DOVER, DE (AP) State officials have scrapped the bid process for a proposed bridge over the Indian River Inlet after all but one of the pre-qualified bidders dropped out and the lone remaining company submitted an “unacceptable” bid, transportation secretary Nathan Hayward said Oct. 3.
Hayward told members of the legislature’s capital budget committee that the Department of Transportation (DOT) will look at breaking up the bridge project into component parts in an effort to attract more bidders. The transportation department also will consider alternative designs for the bridge, which currently is envisioned as a huge, cable-supported single arch with a main span of approximately 1,000 ft. (304.8m).
“We’ll take a look at alternative designs, if we have to, that may or may not be seen as easier to build,” said Hayward, who in the past has defended plans for the massive arch amid criticism that a less expensive design should be adopted.
“This bridge, no matter what it looks like, is going to be very expensive,” he said.
Nevertheless, Hayward said he was unwilling to entertain a bid from Indiana-based Traylor Brothers Inc. that was at least $40 million higher than the transportation department’s current estimate of approximately $125 million. That estimate is for the bridge itself and does not include additional items such as road work and utilities, which bring the total estimated project cost to more than $200 million.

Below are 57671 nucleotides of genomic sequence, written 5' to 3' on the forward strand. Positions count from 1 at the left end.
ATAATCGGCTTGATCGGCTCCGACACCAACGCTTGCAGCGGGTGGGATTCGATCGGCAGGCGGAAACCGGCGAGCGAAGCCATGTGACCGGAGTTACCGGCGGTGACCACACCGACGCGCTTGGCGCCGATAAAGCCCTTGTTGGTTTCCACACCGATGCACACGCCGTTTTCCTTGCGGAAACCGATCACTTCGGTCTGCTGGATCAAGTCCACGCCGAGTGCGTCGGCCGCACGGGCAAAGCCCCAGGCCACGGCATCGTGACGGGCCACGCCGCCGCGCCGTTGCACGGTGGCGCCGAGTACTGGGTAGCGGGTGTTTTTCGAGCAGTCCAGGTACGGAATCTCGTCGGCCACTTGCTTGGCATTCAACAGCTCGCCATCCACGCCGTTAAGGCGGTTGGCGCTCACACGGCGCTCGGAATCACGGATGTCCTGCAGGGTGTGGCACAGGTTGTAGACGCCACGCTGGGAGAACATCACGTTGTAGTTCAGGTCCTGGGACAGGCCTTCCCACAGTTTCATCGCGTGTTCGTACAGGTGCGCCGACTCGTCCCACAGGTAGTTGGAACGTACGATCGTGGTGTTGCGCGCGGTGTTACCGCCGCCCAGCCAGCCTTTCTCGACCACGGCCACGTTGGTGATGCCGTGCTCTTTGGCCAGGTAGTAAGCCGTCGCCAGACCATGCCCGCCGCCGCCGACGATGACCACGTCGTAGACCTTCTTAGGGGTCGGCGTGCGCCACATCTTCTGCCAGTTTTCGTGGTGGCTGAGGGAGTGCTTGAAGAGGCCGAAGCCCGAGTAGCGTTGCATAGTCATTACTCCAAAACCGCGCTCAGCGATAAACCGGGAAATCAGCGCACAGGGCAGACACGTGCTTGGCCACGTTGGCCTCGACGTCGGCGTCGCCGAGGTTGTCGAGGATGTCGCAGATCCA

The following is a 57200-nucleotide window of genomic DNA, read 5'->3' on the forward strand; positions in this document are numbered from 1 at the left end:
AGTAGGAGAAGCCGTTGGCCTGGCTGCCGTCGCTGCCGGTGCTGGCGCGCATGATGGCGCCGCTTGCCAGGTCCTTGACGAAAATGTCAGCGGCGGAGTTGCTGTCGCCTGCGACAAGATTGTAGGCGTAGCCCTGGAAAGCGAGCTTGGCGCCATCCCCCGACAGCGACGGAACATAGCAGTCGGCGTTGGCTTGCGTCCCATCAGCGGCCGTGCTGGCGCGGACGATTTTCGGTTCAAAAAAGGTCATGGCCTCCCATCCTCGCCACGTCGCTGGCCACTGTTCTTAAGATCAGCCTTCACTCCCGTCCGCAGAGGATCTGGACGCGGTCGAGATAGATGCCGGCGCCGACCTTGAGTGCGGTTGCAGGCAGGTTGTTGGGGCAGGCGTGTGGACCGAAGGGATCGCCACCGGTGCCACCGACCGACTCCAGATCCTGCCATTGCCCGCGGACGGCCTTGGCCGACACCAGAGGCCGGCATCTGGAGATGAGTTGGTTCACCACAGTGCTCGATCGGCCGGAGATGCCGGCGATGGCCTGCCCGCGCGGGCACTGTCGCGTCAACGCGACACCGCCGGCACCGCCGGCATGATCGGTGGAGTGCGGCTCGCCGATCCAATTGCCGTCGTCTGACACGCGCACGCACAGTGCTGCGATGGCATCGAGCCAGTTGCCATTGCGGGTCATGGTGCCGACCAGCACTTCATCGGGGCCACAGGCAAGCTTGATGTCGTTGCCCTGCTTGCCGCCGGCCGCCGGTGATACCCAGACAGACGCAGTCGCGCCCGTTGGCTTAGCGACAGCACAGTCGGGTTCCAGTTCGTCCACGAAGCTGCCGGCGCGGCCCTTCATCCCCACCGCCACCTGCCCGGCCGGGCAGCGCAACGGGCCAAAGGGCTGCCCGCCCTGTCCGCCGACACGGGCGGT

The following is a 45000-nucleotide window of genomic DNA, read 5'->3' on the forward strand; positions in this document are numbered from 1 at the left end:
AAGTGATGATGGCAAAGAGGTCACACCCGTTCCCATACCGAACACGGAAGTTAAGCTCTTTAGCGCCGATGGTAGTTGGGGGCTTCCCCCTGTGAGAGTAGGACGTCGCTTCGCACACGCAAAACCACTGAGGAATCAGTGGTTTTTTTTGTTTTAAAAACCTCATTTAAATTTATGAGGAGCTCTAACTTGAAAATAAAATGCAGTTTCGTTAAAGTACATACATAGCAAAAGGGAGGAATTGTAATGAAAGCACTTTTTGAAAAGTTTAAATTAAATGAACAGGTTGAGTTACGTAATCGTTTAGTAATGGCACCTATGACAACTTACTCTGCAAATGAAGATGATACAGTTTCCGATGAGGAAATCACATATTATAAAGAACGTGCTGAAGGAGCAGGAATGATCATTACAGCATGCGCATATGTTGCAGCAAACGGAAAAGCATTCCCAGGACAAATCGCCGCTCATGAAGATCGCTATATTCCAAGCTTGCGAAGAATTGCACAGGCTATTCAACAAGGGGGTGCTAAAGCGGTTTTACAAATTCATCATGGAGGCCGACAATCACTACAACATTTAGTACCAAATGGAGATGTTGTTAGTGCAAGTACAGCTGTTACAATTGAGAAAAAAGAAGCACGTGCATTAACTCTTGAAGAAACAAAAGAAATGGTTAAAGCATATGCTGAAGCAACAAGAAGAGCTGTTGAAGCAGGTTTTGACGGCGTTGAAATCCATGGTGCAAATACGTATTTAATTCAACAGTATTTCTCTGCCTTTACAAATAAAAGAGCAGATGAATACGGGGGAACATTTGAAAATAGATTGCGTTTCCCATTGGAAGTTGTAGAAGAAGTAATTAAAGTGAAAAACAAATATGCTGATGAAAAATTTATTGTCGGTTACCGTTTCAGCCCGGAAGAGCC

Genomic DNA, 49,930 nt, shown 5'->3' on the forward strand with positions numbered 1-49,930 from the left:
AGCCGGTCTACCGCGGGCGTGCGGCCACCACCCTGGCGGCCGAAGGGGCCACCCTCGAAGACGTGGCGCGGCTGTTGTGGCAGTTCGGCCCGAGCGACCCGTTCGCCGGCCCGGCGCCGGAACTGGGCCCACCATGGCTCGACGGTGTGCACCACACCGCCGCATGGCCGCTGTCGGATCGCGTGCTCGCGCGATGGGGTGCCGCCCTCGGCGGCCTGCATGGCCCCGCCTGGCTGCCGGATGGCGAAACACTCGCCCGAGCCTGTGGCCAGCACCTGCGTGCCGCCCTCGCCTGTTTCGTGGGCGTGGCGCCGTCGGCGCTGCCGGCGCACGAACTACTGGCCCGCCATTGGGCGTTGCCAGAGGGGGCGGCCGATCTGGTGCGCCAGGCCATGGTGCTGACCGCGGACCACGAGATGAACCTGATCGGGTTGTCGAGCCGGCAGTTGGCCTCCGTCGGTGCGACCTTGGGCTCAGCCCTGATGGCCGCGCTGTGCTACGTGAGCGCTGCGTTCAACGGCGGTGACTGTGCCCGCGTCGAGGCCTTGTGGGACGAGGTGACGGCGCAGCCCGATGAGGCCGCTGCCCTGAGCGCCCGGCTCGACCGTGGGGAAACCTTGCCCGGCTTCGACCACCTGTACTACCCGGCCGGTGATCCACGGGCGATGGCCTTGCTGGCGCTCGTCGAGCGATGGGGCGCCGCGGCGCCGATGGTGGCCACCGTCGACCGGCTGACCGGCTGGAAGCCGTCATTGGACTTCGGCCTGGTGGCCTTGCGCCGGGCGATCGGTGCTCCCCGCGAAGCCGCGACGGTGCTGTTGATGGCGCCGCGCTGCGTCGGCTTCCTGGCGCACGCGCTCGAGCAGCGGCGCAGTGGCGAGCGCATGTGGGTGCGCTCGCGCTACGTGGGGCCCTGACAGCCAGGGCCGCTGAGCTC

As of June, roughly $23 million already had been spent on the project.
While maintaining that the current bridge carrying beach traffic along State Route 1 between Dewey Beach and Bethany Beach must be replaced because of tidal erosion, Hayward said he is not willing to spend money foolishly.
“We’ve got to have this … but we’re not going to go out and pay what I consider to be an exorbitant amount of money to one contractor who is simply trying to be opportunistic,” he told lawmakers.
Chris Traylor, chief executive officer of Traylor Brothers Inc., the sole remaining bidder left after six other pre-qualified bidders dropped out, did not immediately return a telephone call Oct. 3.
Rep. Roger Roy, R-Wilmington, co-chair of the joint committee on capital improvements, agreed with Hayward’s decision to halt the process and go back to the drawing board.
Hayward blamed problems in the bidding process on escalating costs for labor and material, thousands of pet projects included by members of Congress in the new federal transportation bill, and Hurricane Katrina. The special earmarks in the transportation bill and Katrina’s devastation have left contractors free to bid on other projects “that will be easier to do and will have a much higher profit margin,” he said.